The Burrow in Portrane is a sandy spit of land in North Dublin that separates the Rogerstown estuary from the Irish Sea and is currently facing drastic coastal erosion. The peninsula was created during the Quaternary geological period when the melting ice sheets made sea level rise from 100 meters below sea level to its current position (stabilising 5,000 years ago), forming this barrier-island system (1). A barrier-island system is a sand dune spit between a coastal lagoon and the sea. The exposed sediment was moulded over thousands of years by this dynamic coastline system through the power of the wind, the sea and the waters in the Rogerstown estuary. However, this coast is still changing.
The occupation of Portrane dates back to the 12th century when it was an important fishing centre (2). The beach front occupation, however, is a recent phenomenon led by the construction of holiday homes. Despite the privilege of having a house with a sea view, the proximity of these housing developments to the dunes places them in a risky situation, especially in times of climate change.
Over the past number of years, storms are becoming more frequent and intense, and the dune system on the Burrow is losing its capacity to serve as a natural buffer against the energy of the waves, especially when storms occur combined with high tides, so-called “storm-surges”. The replacement of the dunes native vegetation by common grass has reduced the dunes capacity to trap the sand and because of that, each year huge amounts of sand is lost to the sea. Furthermore, the increase in estuarine reclamation and the construction of the Dublin to Belfast railway line across North Dublin estuaries has reduced the volume of the tides and weakened the ebb and flood currents (3). This disruption of the tides has led to substantial hydrodynamic and morphological changes in the Burrow, which combined with an increase in the recreational pressure, have been responsible for recent degradation and shoreline recession in many of these barrier-island systems (3).
Recent studies found that the Burrow beach dunes system retreated landward by more than 20 meters since 2013 (4). Owing to the low lying nature of much of this sandy spit, it is believed that the current threat of coastal erosion not only presents an immediate structural risk to assets and infrastructure along the frontage, but it also presents a very significant flood risk to the Burrow if the dune system was to be breached (4). Studies found that the expected flood damage costs at the Burrow could range between €154k to €2.8m depending on the future climate scenario considered and the consequent rate of erosion.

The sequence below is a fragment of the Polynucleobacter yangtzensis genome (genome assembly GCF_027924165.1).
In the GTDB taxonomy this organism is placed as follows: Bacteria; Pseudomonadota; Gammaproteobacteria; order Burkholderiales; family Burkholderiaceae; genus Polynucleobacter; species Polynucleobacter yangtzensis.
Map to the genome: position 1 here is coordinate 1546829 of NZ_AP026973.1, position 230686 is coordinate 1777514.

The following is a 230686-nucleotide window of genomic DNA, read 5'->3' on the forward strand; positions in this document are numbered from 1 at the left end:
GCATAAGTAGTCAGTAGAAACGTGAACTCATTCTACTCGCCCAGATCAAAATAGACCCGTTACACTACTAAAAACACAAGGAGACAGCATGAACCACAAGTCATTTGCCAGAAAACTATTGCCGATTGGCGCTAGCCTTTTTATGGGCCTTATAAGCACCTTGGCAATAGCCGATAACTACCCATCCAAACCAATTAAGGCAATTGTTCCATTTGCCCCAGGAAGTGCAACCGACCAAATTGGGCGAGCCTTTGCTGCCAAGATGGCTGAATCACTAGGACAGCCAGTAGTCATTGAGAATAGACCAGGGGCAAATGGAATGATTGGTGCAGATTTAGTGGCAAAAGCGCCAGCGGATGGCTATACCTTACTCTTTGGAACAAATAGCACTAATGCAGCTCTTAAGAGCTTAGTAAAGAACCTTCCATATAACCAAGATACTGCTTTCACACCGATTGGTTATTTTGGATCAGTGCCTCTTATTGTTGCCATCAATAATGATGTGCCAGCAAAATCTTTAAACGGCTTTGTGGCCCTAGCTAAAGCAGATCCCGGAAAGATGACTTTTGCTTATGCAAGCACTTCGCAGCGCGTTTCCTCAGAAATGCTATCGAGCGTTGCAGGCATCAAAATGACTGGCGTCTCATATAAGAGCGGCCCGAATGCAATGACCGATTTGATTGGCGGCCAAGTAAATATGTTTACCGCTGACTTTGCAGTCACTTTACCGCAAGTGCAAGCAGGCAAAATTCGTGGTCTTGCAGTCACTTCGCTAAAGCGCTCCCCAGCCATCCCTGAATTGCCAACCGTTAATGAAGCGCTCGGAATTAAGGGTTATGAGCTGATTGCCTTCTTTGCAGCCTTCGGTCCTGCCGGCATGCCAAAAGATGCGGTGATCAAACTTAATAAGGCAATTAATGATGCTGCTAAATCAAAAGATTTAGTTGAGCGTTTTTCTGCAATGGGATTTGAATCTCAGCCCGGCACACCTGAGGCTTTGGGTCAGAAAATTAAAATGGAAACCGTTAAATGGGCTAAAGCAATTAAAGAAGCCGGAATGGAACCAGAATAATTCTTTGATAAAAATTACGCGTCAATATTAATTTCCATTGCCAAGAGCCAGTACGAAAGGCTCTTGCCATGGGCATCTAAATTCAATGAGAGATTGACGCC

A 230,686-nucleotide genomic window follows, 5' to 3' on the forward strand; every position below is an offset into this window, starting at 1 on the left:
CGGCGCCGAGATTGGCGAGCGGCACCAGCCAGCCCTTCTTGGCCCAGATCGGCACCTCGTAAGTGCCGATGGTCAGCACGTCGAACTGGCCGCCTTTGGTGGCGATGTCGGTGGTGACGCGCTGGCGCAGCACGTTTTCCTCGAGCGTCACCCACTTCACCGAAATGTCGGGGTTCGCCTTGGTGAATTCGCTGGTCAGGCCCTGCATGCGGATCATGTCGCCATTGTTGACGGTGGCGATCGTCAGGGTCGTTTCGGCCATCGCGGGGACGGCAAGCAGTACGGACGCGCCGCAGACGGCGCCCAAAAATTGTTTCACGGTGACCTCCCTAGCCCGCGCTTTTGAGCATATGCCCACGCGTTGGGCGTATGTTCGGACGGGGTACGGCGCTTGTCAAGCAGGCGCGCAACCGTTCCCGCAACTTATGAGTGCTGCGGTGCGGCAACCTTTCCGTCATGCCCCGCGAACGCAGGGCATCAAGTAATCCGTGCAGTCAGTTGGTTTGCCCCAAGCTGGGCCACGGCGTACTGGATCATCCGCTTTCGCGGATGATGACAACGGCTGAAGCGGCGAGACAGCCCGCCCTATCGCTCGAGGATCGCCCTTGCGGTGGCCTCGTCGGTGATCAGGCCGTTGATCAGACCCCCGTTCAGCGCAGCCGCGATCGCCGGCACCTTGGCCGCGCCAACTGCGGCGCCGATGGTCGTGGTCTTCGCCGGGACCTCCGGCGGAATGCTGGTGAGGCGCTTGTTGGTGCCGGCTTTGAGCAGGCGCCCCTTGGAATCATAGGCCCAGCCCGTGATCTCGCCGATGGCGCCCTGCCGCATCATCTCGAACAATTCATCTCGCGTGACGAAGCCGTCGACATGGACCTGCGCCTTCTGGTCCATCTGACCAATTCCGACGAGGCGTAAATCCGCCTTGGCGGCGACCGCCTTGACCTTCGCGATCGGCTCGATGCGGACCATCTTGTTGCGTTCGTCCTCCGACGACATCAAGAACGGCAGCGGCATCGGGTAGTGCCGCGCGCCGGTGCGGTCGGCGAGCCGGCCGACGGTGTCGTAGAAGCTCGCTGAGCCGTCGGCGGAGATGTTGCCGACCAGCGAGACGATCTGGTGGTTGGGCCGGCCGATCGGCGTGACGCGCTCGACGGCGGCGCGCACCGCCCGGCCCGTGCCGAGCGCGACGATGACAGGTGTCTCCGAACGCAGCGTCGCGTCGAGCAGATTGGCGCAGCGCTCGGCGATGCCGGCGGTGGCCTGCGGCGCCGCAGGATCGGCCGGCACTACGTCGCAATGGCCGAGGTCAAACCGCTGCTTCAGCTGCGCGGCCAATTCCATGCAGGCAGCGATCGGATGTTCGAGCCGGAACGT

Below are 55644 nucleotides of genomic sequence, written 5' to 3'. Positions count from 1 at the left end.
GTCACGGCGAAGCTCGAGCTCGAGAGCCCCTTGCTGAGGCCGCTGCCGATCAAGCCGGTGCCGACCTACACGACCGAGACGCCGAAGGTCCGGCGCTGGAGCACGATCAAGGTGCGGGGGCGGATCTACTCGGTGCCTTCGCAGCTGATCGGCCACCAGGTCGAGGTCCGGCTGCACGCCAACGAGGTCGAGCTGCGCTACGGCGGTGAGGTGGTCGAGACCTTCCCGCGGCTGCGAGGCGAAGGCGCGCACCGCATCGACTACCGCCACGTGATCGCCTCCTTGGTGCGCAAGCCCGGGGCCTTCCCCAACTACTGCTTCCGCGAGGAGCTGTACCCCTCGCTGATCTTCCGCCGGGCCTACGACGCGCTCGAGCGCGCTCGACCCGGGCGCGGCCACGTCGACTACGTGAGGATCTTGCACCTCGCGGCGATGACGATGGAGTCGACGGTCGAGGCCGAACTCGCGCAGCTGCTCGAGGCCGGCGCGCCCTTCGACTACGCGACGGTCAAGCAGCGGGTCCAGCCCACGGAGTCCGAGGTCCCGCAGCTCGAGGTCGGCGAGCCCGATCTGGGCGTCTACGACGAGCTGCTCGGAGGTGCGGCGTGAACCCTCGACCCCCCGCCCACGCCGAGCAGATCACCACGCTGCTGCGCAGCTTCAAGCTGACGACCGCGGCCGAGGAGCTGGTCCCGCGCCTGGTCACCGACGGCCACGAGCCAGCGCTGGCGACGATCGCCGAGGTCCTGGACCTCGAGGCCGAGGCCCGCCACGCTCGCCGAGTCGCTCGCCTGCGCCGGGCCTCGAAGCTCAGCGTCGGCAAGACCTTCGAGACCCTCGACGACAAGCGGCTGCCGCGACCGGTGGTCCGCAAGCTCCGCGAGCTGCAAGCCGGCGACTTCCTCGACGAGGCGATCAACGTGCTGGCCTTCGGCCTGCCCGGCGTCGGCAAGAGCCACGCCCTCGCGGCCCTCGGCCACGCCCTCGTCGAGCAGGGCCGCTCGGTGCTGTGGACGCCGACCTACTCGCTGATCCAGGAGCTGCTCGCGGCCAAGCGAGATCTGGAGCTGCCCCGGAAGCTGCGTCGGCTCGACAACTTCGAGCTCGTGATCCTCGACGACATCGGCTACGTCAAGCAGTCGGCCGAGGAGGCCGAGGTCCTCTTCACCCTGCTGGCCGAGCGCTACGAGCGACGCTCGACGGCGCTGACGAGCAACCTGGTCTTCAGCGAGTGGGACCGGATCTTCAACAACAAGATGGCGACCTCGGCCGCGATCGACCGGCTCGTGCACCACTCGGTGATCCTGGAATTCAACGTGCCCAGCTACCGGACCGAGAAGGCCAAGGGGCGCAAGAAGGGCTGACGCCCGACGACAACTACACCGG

Fingal County Council is commissioning studies to better understand the nature of coastal erosion, future trends, and to identify the technical and economic viability of potential solutions that could be implemented to mitigate the flood and erosion risk in this area. The best solution found would be to install eight groyne structures on the beach combined with beach nourishment to halt the erosion and to install flood embankments at the western side of the burrow to prevent flooding in that area. This option would cost approximately €15m to be implemented with an additional maintenance cost of approximately €8k p/yr. and €6m for constant beach nourishment until 2100. Alternative schemes, such as rock armour and embankments would have a lower cost, however, with a negative social impact and adverse consequences to the nearby environmentally designated habitat.
A more extreme solution would be to gradually remove the houses from the dunes area and let the ecosystem naturally find its balance again. This option is called “Managed Retreat” or “Coastal Realignment’’ and despite being a tough decision, it is being considered and implemented in other coastal areas in the world (5; 6) due to the unpredictability of our future climate. Since currently there are no policy or financial instruments available for the local authority to implement the coastal realignment alternative, this option should be further discussed with the society. The Irish government recently organised the first meeting of the National Coastal Change Management Strategy Steering Group, which aims to examine how Ireland can best manage its coastline and mitigate the risks from rising sea levels and more frequent extreme sea events (7).
1 — PARKER, M. 2012. Fingal Islands Coast Quarries: The Geological Heritage of Fingal. Fingal County Council. ISBN 9780956010599.
2 — MOYLAN, T. K. 1960. The Peninsula of Portrane: Part 1. Dublin Historical Record, Old Dublin Society: Vol 16, N° 1, pp. 22–33.
3 — MULRENNAN, M. E. 1993. Changes Since the Nineteenth Century to the Estuary-Barrier Complexes of North County Dublin. Irish Geography, 26(1), 1–13.
4 — RPS. 2018. Coastal Processes at the Burrow, Portrane: Erosion and Climate Assessment Report. IBE1494. 57p.
5 — GREENPEACE. 2020. Returned to the sea: the village that could be lost to climate change. Link:https://youtu.be/3E-xSXb9s0k
6 — TED. 2015. My Country Will Be Underwater Soon, Unless We Work Together: Anote Tong, TED Talks. Link: https://youtu.be/9KACXV-cW-4
7 — National Coastal Change Management Strategy Steering Group meets for the first time https://www.gov.ie/en/press-release/7b418-national-coastal-change-management-strategy-steering-group-meets-for-first-time/